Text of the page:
My experience of faith, my spiritual emotions if you will, have changed over the years.
I’ve never a person who experienced extremes of emotion, but over time my experience of God was growing quieter. My life of faith was less exciting.
For a long time I worried that this meant I was losing my faith. I was afraid that when I met Jesus face to face, he would spit me out for being lukewarm. (Revelation 3.16)
Whether it was intended or not, the message I received from many of the churches I attended, many of the youth conferences I enjoyed, was that if I didn’t feel moved during worship, something was wrong. Wrong with me. Wrong with my worship. Wrong with my relationship with God.
Frederica Mathewes-Green writes that “where worship is relatively spontaneous, … people powered by religious emotion simply do run out of steam.” By “spontaneous,” she is referring to worship that doesn’t come from centuries of liturgy. Not that modern evangelical churches are all shallow institutions, but that liturgies have the advantage of being a steadily flowing river you can slip into and allow the prayers and Scriptures to shape you rather than attempting to rely on yourself to dredge up the necessary emotions.
What I discovered after much time in prayer and reading is that rather than cooling off, my relationship with God had simply changed. It moved deeper. Silence and attentiveness are now greatly necessary to me. My faith has moved deep inside, “glowing there like a little oil lamp.”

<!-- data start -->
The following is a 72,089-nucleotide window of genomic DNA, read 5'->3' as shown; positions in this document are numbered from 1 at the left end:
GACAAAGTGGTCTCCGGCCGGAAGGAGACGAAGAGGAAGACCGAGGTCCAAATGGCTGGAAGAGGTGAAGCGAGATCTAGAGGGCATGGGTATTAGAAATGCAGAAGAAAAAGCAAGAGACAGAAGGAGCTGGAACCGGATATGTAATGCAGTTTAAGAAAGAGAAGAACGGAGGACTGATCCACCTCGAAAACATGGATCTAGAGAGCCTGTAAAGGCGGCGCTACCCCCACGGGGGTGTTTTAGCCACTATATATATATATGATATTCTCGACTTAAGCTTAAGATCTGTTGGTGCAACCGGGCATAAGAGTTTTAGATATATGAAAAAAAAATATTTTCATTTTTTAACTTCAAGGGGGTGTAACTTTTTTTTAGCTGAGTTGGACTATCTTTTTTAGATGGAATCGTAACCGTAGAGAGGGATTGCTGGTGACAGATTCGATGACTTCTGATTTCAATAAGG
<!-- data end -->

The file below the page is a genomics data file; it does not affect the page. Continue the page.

Many of our Church Mothers and Fathers have written about why it is good to move beyond the emotions of experiencing God.
St. John of the Cross speaks of sensory benefits as the least of God’s gifts to us, a gift that he often withdraws in order to convince us to turn our eyes of faith on the Father rather than on what he is giving to us. St. John calls the desire to feel something in our time with God a “negative judgement” on God. It is a lack of trust in God doing in us what he promised to do.
In much more modern times, Richard Foster writes that “The Bible shows us that God works through long periods of our lives in which — apparently — nothing much seems to happen.”
Mathewes-Green describes this deepening of faith, this moving away from the passions and emotions into the realm of silence and attentiveness, as something that is natural and necessary in our relationship with God, just as it does between two people who are in love. I think I will end with this quote from her:
At the beginning, the heart pounds just to see the beloved’s handwriting on an envelope; at the end, two sit side by side before a fire and don’t need to speak at all. When (churches) urge their (congregations) not to let the joy fade, they may be calling them to fight a fruitless battle against moving to the next stage of spiritual communion, the one where God moves deep inside. When years shape us to be like him, his presence is less electric and strange; yet as we draw nearer, deeper faith yields deeper awe.
May God continue to shape you to be more like him, leading you into deeper faith and deeper awe as you sit in silence with him.